|NHL board of governors wraps up meeting with sunny outlook, no big changes to the game|
|Written by Admin|
|Friday, 30 November 2007 11:48|
``The sense was just overwhelmingly positive about what's going on,'' Toronto Maple Leafs general manager John Ferguson said. ``We had a real positive, proactive discussion about how to make a great game even better and showcase our talent and our excitement.''
The Monterey Peninsula's pleasant weather matched the board's mood after its two-day session concluded with an evaluation of the state of the game. The owners and executives made their most interesting moves Thursday night, selecting a schedule format with fewer intradivision games and approving the sale of the Nashville Predators.
While a few governors, including Buffalo Sabres president Larry Quinn, favor a more aggressive examination of the game, commissioner Gary Bettman echoed many governors' beliefs that the NHL's extensive rule changes after the lockout deserve more time to grow.
``We need to constantly poke and prod and be vigilant, but we need not be revolutionary,'' Bettman said. ``We need not be impatient. We need to see how it evolves and how it all settles in.''
Bettman and the board again discussed several proposals floating in the hockey world to increase scoring, which is slightly down for the second straight season since the initial year after the lockout. NHL teams average 5.4 goals per game this season, down from 6.2 just two seasons ago.
``The way the game is played today, there's a lot of good coaches,'' New York Rangers general manager Glen Sather said. ``There's a lot of smart, tactical people playing the game the way it should be played.''
The board entertained no formal proposals for rule changes, and Bettman described any changes to the size of the nets as a ``last resort.'' The board seems more interested in further limiting the size of goalie equipment, a proposal that would probably be accepted by the players.
``I think we were revolutionary when we came out of the lockout, and there was a period of adjustment,'' said Boston Bruins owner Jeremy Jacobs, the chairman of the board. ``I don't think there's enough pattern there to make a judgment on it. I've got one of the lowest-scoring teams in the league, and we had seven goals the other night. I think there's a fluctuation going on.''
The NHL's reduction of intradivision games from 32 to 24 was the biggest change coming out of Pebble Beach, with only Buffalo, New Jersey, Anaheim and the New York Islanders voting against a move widely favored by players.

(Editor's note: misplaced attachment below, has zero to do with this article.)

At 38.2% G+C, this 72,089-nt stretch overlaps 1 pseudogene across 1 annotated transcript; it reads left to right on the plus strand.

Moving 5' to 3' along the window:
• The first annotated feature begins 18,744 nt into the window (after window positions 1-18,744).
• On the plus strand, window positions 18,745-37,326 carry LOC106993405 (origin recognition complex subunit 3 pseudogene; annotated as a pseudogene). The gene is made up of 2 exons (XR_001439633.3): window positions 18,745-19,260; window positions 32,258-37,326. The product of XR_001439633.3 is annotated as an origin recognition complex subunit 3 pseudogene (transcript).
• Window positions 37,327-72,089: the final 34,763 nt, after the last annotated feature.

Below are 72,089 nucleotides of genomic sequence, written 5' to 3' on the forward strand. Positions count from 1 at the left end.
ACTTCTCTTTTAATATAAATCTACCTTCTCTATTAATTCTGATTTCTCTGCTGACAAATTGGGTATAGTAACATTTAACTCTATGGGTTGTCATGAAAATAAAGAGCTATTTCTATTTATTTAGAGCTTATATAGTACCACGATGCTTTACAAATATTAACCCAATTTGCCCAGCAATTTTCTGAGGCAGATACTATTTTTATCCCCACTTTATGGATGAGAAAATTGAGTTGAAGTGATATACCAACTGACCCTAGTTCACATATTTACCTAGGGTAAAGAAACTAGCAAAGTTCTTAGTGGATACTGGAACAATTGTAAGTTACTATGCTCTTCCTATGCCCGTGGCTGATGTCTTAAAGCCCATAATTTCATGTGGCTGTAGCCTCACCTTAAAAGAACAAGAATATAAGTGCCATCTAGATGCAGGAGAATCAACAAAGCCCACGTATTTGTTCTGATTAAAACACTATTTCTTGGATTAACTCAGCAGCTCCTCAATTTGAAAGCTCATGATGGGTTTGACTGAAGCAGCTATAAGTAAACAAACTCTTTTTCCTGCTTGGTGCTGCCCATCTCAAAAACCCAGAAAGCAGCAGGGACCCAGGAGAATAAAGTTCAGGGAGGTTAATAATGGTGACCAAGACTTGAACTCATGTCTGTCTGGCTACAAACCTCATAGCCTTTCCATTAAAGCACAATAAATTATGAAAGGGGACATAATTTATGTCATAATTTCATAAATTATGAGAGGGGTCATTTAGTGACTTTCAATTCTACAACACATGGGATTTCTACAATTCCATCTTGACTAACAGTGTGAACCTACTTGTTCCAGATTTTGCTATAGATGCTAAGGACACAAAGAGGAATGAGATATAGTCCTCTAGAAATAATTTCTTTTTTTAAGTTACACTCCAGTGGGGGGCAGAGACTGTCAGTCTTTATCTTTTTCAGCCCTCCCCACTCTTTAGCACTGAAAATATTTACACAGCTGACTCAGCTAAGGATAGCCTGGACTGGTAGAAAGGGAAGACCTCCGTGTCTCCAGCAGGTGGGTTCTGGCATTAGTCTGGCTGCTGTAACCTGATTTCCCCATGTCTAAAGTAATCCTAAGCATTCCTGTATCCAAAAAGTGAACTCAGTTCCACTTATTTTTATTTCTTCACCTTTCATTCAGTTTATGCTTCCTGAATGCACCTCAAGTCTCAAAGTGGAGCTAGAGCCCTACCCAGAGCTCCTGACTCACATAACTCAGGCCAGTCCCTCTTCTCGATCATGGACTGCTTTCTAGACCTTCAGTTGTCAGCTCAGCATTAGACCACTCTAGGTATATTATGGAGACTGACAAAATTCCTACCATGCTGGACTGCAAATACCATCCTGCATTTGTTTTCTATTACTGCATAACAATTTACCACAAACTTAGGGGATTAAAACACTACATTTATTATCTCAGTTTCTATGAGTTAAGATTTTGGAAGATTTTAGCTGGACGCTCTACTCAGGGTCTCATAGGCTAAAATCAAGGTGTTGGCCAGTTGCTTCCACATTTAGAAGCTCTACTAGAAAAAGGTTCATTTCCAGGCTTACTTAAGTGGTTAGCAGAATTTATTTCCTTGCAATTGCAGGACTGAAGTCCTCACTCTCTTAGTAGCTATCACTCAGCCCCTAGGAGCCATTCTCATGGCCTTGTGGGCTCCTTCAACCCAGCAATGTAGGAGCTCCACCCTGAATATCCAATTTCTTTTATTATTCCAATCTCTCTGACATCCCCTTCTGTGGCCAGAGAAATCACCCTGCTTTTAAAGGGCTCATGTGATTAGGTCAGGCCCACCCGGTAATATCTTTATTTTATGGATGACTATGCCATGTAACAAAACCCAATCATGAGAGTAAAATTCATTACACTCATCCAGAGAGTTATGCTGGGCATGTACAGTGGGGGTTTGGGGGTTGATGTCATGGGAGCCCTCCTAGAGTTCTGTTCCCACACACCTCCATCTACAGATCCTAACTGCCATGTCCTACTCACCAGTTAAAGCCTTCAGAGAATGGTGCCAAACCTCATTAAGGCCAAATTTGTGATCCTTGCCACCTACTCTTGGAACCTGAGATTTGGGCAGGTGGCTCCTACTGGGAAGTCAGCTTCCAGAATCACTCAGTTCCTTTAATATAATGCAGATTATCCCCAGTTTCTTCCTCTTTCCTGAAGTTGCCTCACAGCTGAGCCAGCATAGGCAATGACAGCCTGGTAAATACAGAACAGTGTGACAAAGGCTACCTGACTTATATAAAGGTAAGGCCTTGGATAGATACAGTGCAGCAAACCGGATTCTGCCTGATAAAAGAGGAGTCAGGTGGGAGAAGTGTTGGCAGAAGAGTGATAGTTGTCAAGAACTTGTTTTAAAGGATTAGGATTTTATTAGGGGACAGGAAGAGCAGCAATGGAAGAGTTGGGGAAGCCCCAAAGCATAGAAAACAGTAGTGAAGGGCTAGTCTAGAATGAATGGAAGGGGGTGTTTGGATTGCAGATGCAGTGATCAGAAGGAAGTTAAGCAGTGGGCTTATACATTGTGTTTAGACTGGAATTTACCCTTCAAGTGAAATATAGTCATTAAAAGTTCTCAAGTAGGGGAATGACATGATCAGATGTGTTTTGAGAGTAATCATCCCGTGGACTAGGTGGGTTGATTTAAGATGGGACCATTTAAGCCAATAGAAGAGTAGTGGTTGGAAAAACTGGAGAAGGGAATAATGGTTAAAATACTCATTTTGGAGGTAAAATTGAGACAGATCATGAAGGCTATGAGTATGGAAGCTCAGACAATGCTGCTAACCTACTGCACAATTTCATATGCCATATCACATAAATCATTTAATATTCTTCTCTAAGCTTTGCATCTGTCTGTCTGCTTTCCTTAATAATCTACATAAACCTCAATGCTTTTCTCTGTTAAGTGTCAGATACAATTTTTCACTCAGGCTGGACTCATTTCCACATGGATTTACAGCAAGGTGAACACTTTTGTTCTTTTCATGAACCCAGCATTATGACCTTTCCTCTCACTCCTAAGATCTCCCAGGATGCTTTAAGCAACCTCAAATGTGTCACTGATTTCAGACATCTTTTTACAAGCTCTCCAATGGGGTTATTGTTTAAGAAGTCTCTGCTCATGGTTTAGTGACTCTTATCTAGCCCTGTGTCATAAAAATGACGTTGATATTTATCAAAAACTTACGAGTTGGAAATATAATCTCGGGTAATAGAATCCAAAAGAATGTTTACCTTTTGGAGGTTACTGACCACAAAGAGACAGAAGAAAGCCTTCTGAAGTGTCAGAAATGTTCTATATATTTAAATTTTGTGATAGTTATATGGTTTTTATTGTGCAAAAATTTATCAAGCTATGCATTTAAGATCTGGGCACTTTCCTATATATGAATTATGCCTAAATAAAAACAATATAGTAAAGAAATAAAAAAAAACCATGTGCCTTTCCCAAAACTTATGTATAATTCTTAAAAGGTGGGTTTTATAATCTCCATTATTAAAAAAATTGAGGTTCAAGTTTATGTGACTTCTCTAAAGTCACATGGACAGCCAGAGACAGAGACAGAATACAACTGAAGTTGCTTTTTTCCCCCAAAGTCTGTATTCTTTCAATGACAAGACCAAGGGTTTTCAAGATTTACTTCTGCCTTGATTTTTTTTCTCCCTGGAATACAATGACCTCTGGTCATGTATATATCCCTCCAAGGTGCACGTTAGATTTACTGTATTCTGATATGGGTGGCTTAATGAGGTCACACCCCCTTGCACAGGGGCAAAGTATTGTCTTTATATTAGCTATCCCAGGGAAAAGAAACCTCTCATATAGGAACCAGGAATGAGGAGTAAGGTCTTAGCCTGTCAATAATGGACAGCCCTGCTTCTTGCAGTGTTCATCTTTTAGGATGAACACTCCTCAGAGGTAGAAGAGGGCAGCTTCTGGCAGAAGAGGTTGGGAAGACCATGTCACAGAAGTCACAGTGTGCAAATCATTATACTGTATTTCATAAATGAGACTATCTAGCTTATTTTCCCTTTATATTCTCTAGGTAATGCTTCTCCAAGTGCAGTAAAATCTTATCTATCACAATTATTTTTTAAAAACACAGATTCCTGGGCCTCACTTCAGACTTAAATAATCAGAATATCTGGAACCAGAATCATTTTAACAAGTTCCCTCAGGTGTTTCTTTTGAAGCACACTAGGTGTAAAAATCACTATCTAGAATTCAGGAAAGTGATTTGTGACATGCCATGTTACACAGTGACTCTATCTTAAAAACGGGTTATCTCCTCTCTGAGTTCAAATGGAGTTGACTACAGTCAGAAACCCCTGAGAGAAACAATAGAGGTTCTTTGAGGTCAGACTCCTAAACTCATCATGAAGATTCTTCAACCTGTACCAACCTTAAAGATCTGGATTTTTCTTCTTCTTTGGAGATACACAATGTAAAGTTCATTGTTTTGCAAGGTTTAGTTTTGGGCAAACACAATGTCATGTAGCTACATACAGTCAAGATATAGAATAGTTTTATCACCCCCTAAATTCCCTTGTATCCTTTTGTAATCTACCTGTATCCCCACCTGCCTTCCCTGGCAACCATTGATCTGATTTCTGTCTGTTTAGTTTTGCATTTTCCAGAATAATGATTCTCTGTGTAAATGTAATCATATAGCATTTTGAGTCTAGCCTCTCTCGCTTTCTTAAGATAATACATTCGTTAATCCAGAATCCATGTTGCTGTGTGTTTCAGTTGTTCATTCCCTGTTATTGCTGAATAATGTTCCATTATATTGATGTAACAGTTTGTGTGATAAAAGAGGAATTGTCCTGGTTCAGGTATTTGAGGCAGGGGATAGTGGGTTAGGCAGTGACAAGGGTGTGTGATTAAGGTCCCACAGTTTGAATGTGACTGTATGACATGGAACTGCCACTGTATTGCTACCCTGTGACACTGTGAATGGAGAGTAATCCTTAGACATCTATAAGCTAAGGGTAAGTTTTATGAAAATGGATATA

Bigger scheduling changes could be in the making, perhaps as soon as the 2009-10 season. Several governors seemed receptive to players union head Paul Kelly's thoughts on an 84-game schedule, adding more contests against the other conference to every team's schedule.
Bettman also said the league didn't discuss any possibility of expansion. The NHL is on pace for another year of record revenues even without adding more teams, and the money will lead to another rise in the salary cap - a development the board can understand, if not exactly love.
``The salary cap is a reaction to how the NHL is performing, so it fits within the agreement,'' said Jacobs, one of the outspoken owners whose desire to curb spending drove the lockout three years ago.
``You may not want it to go up for your own personal reasons, but on the other hand, recognize the realities,'' Jacobs said. ``We're going to be giving the players more money than ever before. They're being enriched and rewarded for the success of the league. Hopefully we'll be giving them more money going forward.''
League executives Colin Campbell and Stephen Walkom made a presentation on the state of the officiating, pointing out marked decreases in obstruction since the lockout. Canadian Broadcasting Corporation officials also spoke to the gathering.
The board also listened to a presentation from Alan Hershkowitz, a senior scientist with the National Resources Defense Council, on ways to improve the game's environmental impact. Bettman said players have expressed interest in such steps.
``Perhaps (we) present the most graphic visual with respect to global warming, when you hear people talking about the ice melting,'' Bettman said.